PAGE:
Purinergic P2X(7) Receptors Mediate ATP-induced Saliva Secretion by the Mouse Submandibular Gland

Center for Oral Biology, University of Rochester Medical Center, Rochester, New York 14642, USA.
Journal of Biological Chemistry (Impact Factor: 4.57). 12/2008; 284(8):4815-22. DOI: 10.1074/jbc.M808597200
Source: PubMed


Salivary glands express multiple isoforms of P2X and P2Y nucleotide receptors, but their in vivo physiological roles are unclear. P2 receptor agonists induced salivation in an ex vivo submandibular gland preparation. The nucleotide selectivity sequence of the secretion response was BzATP > ATP > ADP > UTP, and removal of external Ca(2+) dramatically suppressed the initial ATP-induced fluid secretion ( approximately 85%). Together, these results suggested that P2X receptors are the major purinergic receptor subfamily involved in the fluid secretion process. Mice with targeted disruption of the P2X(7) gene were used to evaluate the role of the P2X(7) receptor in nucleotide-evoked fluid secretion. P2X(7) receptor protein and BzATP-activated inward cation currents were absent, and importantly, purinergic receptor agonist-stimulated salivation was suppressed by more than 70% in submandibular glands from P2X(7)-null mice. Consistent with these observations, the ATP-induced increases in [Ca(2+)](i) were nearly abolished in P2X(7)(-/-) submandibular acinar and duct cells. ATP appeared to also act through the P2X(7) receptor to inhibit muscarinic-induced fluid secretion. These results demonstrate that the ATP-sensitive P2X(7) receptor regulates fluid secretion in the mouse submandibular gland.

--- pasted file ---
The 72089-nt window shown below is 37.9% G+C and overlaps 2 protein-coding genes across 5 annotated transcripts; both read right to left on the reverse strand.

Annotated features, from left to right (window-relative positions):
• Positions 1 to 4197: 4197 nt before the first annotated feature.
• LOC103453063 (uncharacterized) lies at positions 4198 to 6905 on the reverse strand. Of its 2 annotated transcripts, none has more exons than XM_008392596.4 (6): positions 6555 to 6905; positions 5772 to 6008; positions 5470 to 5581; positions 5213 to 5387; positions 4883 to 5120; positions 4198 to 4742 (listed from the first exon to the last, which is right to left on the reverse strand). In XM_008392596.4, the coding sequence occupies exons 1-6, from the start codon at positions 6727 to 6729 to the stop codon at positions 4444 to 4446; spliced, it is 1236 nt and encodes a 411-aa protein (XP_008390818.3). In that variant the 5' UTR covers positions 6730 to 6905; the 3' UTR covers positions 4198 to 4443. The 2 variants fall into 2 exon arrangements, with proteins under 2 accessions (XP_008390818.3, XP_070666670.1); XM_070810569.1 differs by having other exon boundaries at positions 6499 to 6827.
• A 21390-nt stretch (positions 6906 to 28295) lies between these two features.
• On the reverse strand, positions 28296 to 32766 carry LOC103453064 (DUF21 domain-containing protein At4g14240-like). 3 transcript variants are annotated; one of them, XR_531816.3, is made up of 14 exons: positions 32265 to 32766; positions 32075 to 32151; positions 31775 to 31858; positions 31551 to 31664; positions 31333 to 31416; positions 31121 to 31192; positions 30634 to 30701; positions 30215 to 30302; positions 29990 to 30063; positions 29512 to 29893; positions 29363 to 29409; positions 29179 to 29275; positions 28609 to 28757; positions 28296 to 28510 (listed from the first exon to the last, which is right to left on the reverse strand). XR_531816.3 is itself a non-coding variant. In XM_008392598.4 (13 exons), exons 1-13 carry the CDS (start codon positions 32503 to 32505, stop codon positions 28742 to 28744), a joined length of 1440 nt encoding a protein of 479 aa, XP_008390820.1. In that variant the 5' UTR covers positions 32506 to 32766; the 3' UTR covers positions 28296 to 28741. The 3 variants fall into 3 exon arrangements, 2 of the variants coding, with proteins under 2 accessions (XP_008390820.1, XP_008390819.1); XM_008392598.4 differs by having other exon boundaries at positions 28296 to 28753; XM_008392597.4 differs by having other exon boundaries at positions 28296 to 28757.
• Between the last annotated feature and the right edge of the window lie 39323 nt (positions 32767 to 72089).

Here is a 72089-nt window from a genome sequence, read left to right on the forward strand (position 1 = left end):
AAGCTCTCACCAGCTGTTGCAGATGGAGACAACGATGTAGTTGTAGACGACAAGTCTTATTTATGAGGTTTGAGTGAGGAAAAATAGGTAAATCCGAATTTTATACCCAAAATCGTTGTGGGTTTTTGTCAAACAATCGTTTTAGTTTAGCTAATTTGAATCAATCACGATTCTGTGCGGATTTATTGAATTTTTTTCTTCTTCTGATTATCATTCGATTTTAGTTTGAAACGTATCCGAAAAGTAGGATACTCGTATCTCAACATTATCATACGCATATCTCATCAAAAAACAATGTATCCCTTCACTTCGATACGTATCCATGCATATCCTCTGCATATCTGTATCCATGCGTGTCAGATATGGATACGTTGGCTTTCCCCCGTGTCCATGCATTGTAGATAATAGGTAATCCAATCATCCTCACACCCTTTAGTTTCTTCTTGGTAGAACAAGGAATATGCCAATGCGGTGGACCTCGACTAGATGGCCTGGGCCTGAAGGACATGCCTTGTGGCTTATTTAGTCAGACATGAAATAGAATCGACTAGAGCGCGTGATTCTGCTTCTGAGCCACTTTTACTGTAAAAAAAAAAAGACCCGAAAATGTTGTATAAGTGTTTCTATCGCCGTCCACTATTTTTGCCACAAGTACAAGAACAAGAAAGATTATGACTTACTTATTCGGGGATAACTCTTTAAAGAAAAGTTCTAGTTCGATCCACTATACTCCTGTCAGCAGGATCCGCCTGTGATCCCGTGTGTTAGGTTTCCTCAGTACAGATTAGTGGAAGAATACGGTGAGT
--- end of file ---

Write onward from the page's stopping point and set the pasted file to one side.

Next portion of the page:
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Available from: Mireya Gonzalez, Apr 13, 2015
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